What Are Floaters In The Eyes?

Floaters are small structures that move around in your field of vision. They appear in many different shapes and sizes, and are often described as:

  • Long, thin strands
  • Large, bubble-like spots
  • Shadowy, small dots
  • Tiny black dots

There are three main types of floaters in the eyes. These are:

  • Diffuse Floaters: large, cloud-like floaters with blurred edges.
  • Fibrous Strand Floaters: dense, thin floaters which typically occur in the form of string-like cobwebs and/or numerous small dots.
  • Weiss Ring Floaters: big, threadlike floaters which appear in the shape of a ring.

You may only have one or two large floaters or a lot of smaller ones, yet most are not permanent and move out of your field of vision quickly.

Most people tend to notice floaters most easily when looking at a background that is lightly coloured, such as a white wall. However floaters can occur without you even realising. This is because your brain continuously adjusts to changes in your vision, and so it learns to ignore floaters. For this reason, most floaters are harmless and don’t disturb your vision. Large floaters can be distracting however, making everyday activities such as reading and driving challenging.

What Causes Floaters?

Floaters are microscopic pieces of debris that float in the eye’s vitreous humour. The vitreous humour is a colourless fluid made up of 99% water, which fills the space in the middle of your eyeball between the lens at the front of your eye, and the retina at the back of your eye. Floaters cast shadows onto the retina, and it is these shadows that you see in your field of vision.

Most floaters are caused by the natural ageing process of the eye, but other causes include posterior vitreous detachment (PVD) and retinal tears.

  • Ageing Process: the risk of developing floaters increases with age. They often occur in individuals over the age of 40, and are most common in people in their 60s and 70s. With age, the vitreous humour in the middle of the eyeball becomes more elastic, meaning strands of a protein known as collagen, can become visible within it. These collagen strands cause floaters to appear.
  • Retinal Tears: by the time you reach 50 years old, the vitreous humour can begin to disconnect from the retina at the back of the eye. As the vitreous humour starts to pull away, it can cause tears on the retina. If this occurs, opaque pigment cells can escape from the retina and move into the vitreous humour where they cause a sudden burst of floaters to appear in your field of vision. These may also be accompanied by flashes of bright, white light.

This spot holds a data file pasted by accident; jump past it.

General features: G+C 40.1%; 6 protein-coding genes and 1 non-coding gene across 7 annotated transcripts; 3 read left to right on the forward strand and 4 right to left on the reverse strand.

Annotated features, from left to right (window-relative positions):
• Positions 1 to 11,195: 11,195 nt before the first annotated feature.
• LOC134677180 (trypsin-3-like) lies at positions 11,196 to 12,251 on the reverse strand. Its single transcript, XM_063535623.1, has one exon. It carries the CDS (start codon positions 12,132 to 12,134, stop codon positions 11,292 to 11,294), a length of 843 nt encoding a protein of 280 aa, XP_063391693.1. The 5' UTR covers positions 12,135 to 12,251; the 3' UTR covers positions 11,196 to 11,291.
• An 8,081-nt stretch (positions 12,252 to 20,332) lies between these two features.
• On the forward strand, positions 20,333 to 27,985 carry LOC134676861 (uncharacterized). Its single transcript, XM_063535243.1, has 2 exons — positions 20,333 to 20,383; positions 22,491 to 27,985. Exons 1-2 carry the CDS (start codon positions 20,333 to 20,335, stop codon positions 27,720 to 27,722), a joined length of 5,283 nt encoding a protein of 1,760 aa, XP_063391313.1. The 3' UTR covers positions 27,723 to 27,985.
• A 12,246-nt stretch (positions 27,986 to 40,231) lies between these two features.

• Posterior Vitreous Detachment (PVD): floaters are a common symptom of PVD, an age-related condition that occurs in around 75% of people aged over 65-years-old. PVD causes the more liquid, outer part of the vitreous humour to shrink away from the retina. This causes collagen in the vitreous humour to thicken and clump together, resulting in floaters developing. Flashing lights may also occur at the same time.
  • Retinal Detachment: this is a rare and serious condition that can be caused by a retinal tear. Retinal detachment occurs when the retina completely disconnects from the wall at the back of the eye. Light passes through the eye to the retina, where it is interpreted into electrical signals. The retina sends these signals to the brain, where they are translated into the images you see. When the retina is damaged, the images your brain receives are imperfect causing floaters to appear in your vision.

Some of the less common causes of eye floaters include:

  • Near-sightedness (myopia)
  • Eye injury
  • Inflammation of the eye
  • Eye infection
  • Diabetes

If you experience any floaters, the best thing to do is visit an eye specialist. It could be that they are completely harmless, but it is important to establish the cause so you can determine whether you need any treatment.

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Eye Floaters Treatment

female having eye surgery for floatersFloaters don’t usually require treatment. However if you do notice floaters in your field of vision, you should get them checked out by an eye specialist to ensure that they are not a cause for concern.

After all, there are some cases whereby surgery is required to treat floaters, so make sure you visit an optician at least once every two years.

You may require surgery to remove eye floaters if:

  • Your vision is significantly impaired
  • The floaters aren’t improving
  • The floaters are getting worse over time
  • You notice white flashes
  • You are experiencing loss of vision

If you are diagnosed as having retinal detachment, surgery is crucial since you could lose your vision entirely. There are two main types of surgery offered in the UK to treat floaters: vitrectomy and vitreolysis.


What Is It?

Vitrectomy refers to the surgical removal of the vitreous humour, the colourless liquid gel in the middle of the eye. Removing the vitreous also removes the floaters contained in it, restoring vision. The amount of vitreous removed from the eye will vary from patient-to-patient, but the vitreous near the retina is often removed while the vitreous near the lens is typically left in place. The vitreous that is removed from your eye will be replaced with a sterile saline solution which the eye will secrete out naturally in the weeks following the procedure.

Am I Eligible?

To determine whether you are eligible for vitrectomy surgery, it is important to book a consultation with an ophthalmologist. They will assess your floaters to determine whether this is the best treatment option for you.

Vitrectomy Procedure